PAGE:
Not all containers are created equal. So what IS important when you are looking for a container to use as a home?


Zulu Queen, early in construction. This is a High-Cube, feeling much more roomy than a regular container! Notice no rust or dings.

Containers come in 4 sizes: 20′ Regular, 40′ Regular, 20′ High Cube, and 40′ High Cube. For living, I would only consider a High Cube. A regular cube is 8′-6″ high on the outside, and the interior is 8′. At first, this seems fine but when you get to working with it that dimension shrinks and begins to feel too tight. High Cubes are 9′-6″ high on the outside, 9′ on the interior.  When you get done working with the container the ceiling ends up in the 8′-3″ range. This feels great. So my recommendation is to look for a 40′ or 20′ High Cube.

Next your options are either refurbished containers or “one trippers”. This is pretty self explanatory. Refurbished containers have been used a lot but have been repainted, repaired and worked on. This can be a fine way to go, if the work is done well. A “one tripper” has only been used once. It comes to the U.S. full of stuff then if it is purchased by you as one tripper. I like these.  If you buy a refurbished container, ensure that you buy from a reputable source.

Even amongst “one trippers” you have to be discerning. Every container has a number and every one is an individual. I recommend seeing the container first hand and amongst its peers. In a stack of containers, you will see variation between all one tripper high cubes. Some will have more dents (not necessarily bad), some might have a puncture (bad), some might smell (what if a barrel of pickles exploded on the way over from Europe?). So a trip to the container yard is a must.

Some containers are “Corten”, a type of steel. It is different than mild steel. Both will rust, but Corten will be slower because it has a corrosion retardant rust process (a process of deterioration which begins to protect the steel underneath). It is more hearty than mild steel.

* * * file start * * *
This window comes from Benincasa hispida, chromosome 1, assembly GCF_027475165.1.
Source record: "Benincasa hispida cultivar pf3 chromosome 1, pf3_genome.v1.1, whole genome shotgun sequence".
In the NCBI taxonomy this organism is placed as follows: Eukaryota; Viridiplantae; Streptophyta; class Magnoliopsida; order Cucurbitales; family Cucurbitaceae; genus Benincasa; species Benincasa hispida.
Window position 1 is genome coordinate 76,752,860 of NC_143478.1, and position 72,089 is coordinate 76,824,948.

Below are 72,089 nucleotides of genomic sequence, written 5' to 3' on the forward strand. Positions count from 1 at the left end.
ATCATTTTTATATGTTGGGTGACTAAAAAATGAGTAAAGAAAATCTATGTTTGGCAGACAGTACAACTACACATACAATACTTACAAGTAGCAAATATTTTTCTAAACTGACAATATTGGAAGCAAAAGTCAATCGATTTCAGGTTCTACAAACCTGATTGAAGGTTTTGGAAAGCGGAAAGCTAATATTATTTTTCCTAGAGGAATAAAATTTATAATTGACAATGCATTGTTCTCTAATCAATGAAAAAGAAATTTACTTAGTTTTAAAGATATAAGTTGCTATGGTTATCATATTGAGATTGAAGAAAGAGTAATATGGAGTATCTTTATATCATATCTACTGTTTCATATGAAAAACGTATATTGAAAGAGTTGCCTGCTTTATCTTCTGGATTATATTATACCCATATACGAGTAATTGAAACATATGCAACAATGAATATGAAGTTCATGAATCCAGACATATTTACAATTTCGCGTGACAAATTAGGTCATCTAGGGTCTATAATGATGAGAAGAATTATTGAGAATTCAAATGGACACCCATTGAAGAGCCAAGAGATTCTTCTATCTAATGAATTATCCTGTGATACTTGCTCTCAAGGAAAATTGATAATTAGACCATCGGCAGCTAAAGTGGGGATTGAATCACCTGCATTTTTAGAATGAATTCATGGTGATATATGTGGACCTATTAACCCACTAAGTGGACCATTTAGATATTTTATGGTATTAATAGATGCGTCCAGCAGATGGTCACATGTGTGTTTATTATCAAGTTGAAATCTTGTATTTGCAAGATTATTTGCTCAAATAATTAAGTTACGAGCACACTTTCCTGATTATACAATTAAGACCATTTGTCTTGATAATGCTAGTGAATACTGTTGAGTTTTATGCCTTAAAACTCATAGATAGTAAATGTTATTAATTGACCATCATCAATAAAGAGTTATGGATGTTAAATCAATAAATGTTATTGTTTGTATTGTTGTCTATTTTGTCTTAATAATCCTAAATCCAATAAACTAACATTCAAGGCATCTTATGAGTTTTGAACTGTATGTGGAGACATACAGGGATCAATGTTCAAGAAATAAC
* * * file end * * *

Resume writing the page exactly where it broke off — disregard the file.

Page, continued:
I read on the internet that containers are dangerous to live in because they are coated with lead paint at the factory of origion. I did not like that information, so we had our container checked for lead. In the instance of our container NO LEAD was present. This is not to say that no container has lead. But we check every container that we use and have it third party certified.  We would recommend you do that before buying one, or buy from a trusted source that guarantees no lead.

I also read that pesticides/insecticides/preservatives are used to treat the plywood floor of shipping containers. I think this is true. The first container we purchased to build with smelled like a canvas tarp. Not particularly pleasant or unpleasant to me, but I did not like the idea of breathing it or walking on it. So we coated the plywood with a double coat of sealant, concealing it from the inside of the living area. Then we built up the floor with 3-1/2″ of foam insulation then 3/4″ plywood then 3/4″ Hardwood floor. No smell, I am walking on hardwood, and I have the piece of mind that insects meet with an inhospitable barrier.

As a parting note, one advantage of a container is the fact that it is watertight, so if you are looking at a refurbished one you might inquire about that aspect. The roof is most important.

Written by Sam Austin.  Sam holds a Master’s in Architecture from the University of Colorado-Denver and has been practicing architecture since 1992. He specializes in residential design and has completed more than 200 homes in the Boulder area and beyond. For 17 years, he has designed beautiful modern custom homes and is renowned for his use of reclaimed materials.



Results of our lead test, done by an environmental engineer. Zero lead-based paint!